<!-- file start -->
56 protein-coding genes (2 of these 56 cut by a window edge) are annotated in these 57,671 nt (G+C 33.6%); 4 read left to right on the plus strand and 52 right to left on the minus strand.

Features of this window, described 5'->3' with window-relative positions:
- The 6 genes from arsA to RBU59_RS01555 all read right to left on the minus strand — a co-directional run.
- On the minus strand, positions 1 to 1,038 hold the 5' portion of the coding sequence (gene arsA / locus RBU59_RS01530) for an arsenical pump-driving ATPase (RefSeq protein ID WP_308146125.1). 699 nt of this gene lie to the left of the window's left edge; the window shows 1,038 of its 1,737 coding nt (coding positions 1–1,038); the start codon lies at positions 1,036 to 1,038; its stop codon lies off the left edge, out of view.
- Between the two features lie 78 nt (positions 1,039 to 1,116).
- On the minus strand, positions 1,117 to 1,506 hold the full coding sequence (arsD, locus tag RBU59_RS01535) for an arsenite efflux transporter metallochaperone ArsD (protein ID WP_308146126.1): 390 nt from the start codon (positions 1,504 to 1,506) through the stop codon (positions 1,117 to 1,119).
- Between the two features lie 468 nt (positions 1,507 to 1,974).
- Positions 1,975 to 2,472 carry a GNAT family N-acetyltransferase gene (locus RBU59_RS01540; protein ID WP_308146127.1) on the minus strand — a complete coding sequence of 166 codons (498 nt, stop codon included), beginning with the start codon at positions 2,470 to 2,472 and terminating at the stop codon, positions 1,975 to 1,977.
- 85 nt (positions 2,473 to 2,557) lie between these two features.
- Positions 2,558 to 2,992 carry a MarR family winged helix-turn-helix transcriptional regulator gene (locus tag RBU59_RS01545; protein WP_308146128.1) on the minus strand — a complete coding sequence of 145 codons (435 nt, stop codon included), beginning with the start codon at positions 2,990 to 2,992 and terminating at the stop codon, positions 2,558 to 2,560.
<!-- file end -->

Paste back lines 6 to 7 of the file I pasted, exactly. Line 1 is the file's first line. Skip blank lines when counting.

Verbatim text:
- On the minus strand, positions 1,117 to 1,506 hold the full coding sequence (arsD, locus tag RBU59_RS01535) for an arsenite efflux transporter metallochaperone ArsD (protein ID WP_308146126.1): 390 nt from the start codon (positions 1,504 to 1,506) through the stop codon (positions 1,117 to 1,119).
- Between the two features lie 468 nt (positions 1,507 to 1,974).